In the game of numbers, writing a couple of millions always sounds like easy maths. When it comes to profitability, several billions is usually the optimum. This is never the case when it comes to debt. Millions, perhaps not bad; billions, wait a minute! But trillions? That’s not what we’d have imagined.
The world is watching the direction that the US economy will take in the coming months following the revelation that its debt level, currently at US$. 14 trillion could be headed towards a default. This comes at a time when the global economy was perceived to be recovering from the recent financial crisis. It can’t just get worse than that for the USA. The stocks tumbled on Monday’s early trades (August 08, 2011) that saw most indices close on the red.
The drop was as a result of panic selling by investors following the downgrade of its credit rating from a triple A (AAA) to AA+. Notably, the US has maintained the triple A rating since 1917.
But the challenge in the world economy is not just the US debt, China too is suffering from its own challenges - from the corrupt dealings that have led to a failing speed - rail to huge foreign reserves amounting to over US$. 3 trillion. The latter can be viewed as a blessing, but the lack of investment haven could result to a curse for an economy that has maintained its status as the fastest growing economy in the world.
What can the world do with US$. 3 trillion ? According to an analysis done by the Financial Times (FT), if China were after commodities, rather than countries, it could stash away 25bn barrels of Brent crude. Based on February’s consumption, that would satisfy almost 13 years of net oil imports. What about companies? Assuming a civil 30 per cent takeover premium, Beijing could buy up America’s ten biggest listed firms, from ExxonMobil to JPMorgan, or the 15 biggest Euro-stocks, from BHP Billiton to Eni. For true value for money, though, China might want to browse a little closer to home. Its reserves managers could acquire the entire Nikkei 225, with $30bn in change.
We however know that the world does not work that way. So, with or without options, the huge reserves issue will remain unaddressed for a long time; purely because they cannot liquidate everything at current levels and walk scot free. Indeed, the reason why China could be more worried is the amount of money stuck in the US fixed income market whose value may soon deteriorate and the risk level heightens narrowing its future investment havens. It is unlikely that China will look further Eastern for investment options. The larger peers in the region such as Singapore and Malaysia are too small to attract the volume of funds. Japan is yet to recover from the earthquake at the backdrop of bureaucracies that have curtailed recovery. European economies do not offer any options either. The sovereign debt, a result of the 2009 bailouts has made the region an unfavorable investment destination.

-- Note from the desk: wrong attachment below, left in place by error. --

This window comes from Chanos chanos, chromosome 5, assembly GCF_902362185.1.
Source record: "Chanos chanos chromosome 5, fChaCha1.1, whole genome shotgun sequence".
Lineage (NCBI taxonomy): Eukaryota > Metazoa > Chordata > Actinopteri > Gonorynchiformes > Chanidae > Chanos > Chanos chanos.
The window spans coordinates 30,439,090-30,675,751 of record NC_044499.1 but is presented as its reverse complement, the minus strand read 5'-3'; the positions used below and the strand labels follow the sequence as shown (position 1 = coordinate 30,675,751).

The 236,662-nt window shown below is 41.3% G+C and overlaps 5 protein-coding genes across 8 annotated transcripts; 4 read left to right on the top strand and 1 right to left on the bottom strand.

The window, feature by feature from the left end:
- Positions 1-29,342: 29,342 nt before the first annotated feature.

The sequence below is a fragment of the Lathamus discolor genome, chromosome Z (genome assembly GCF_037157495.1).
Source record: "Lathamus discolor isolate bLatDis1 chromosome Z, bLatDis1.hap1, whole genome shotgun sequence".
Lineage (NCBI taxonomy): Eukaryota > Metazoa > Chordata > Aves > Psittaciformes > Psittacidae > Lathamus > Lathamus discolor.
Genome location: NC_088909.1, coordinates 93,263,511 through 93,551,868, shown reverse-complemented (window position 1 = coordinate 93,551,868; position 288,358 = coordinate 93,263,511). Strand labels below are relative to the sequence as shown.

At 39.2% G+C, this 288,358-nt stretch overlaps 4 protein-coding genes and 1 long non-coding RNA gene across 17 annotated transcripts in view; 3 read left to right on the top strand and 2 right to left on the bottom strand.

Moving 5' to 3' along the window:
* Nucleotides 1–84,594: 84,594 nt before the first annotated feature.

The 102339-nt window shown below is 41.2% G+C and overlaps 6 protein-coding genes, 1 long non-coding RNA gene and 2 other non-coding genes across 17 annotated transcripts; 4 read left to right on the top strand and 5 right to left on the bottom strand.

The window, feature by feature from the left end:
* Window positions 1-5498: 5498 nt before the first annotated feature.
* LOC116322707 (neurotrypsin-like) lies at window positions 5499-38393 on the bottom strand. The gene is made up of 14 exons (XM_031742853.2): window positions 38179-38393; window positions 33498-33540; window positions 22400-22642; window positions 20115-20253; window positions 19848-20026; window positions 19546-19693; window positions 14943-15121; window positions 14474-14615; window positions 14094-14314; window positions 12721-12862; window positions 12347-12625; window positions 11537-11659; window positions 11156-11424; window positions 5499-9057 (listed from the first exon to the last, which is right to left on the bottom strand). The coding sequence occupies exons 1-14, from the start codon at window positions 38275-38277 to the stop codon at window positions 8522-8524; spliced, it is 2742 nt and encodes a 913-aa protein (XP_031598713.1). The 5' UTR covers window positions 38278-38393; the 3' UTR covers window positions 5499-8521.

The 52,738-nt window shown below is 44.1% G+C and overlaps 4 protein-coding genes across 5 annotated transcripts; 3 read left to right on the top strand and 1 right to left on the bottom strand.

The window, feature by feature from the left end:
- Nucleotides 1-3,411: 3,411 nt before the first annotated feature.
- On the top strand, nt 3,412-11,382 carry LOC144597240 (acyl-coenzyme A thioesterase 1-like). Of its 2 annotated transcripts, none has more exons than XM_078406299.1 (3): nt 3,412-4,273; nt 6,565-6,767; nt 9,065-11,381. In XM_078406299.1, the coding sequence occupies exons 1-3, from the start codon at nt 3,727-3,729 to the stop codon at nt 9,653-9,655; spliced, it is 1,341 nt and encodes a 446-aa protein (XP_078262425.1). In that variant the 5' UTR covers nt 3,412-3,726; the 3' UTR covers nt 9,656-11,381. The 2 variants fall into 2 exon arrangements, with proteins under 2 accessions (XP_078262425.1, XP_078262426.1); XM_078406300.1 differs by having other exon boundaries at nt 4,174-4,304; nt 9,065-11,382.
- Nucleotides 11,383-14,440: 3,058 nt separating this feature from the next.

As USA takes the Quantitative Easing approach to resolving the debt crisis, the rest of the world is watching. The G20 Nations are likely to take a rounded approach to addressing the mounting crisis. This, in turn could mean that the effect may not hit the economies hard as it did in the previous crisis, which many view as an extension to the current one.
With the narrowing options for the West and China, where does this leave Africa and other frontier economies? Africa, the major host for most frontier markets in the world is a potential growth front. While the debt crisis could arguably have created another moment for African markets, Africa fails to impress the moneyed economies. Chinese foreign reserves for example cannot be absorbed in any single-nation-projects in Africa. The wealthier states; Libya, Egypt and Nigeria have had tensions for the greater part of the year. On the other hand, Ghana, Botswana, Rwanda, Uganda and Kenya still remain too small with corruption remaining a major set-back.
As China shops for options, perhaps among the key beneficiaries will be smaller economies like Turkey, Colombia, Chile, the Czech Republic, Hungary, Israel, Peru, Poland, Thailand and the Philippines. Although equal in stature (but not size) to the above mentioned African economies, political risk does not fall among the factors that curtail growth, and arguably, the worst of all systemic risks within a potential capital market.
Kenya’s economy, which was apparently at take-off, is fighting its own wealth imbalances that have thrown off millions of rural poor into starvation with thousands reported dead. Corruption, the ‘second name’ for most politicians continues to rob this nation of its education system, pride and currency among other losses. This case cuts across most African nations. As a result of this, foreign direct investments have declined to levels where performance almost falls at par with those of most affected larger economies. One would argue that stocks for example in smaller economies have rebounded faster and harder before. That, still doesn’t qualify them as hedges.
Arguably, Africa, and the rest of the frontier markets are equally a casualty to the global crisis just like globalized nations, meaning that decoupling, as a hedging strategy will still remain a myth. In fact, hedging can more often be inaccurate, foolish and unnecessary.
As USA debates its recovery strategies, China debates its next investment frontier; the rest of the world may just have to sit and wait as another global calamity begins to take shape. And while at it, it may just be time for a greater global transformation, only this time with more casualties- and we are on the front line.
By Michael Musau
Chief Executive Officer
Emerging Africa Capital Limited (EmAC)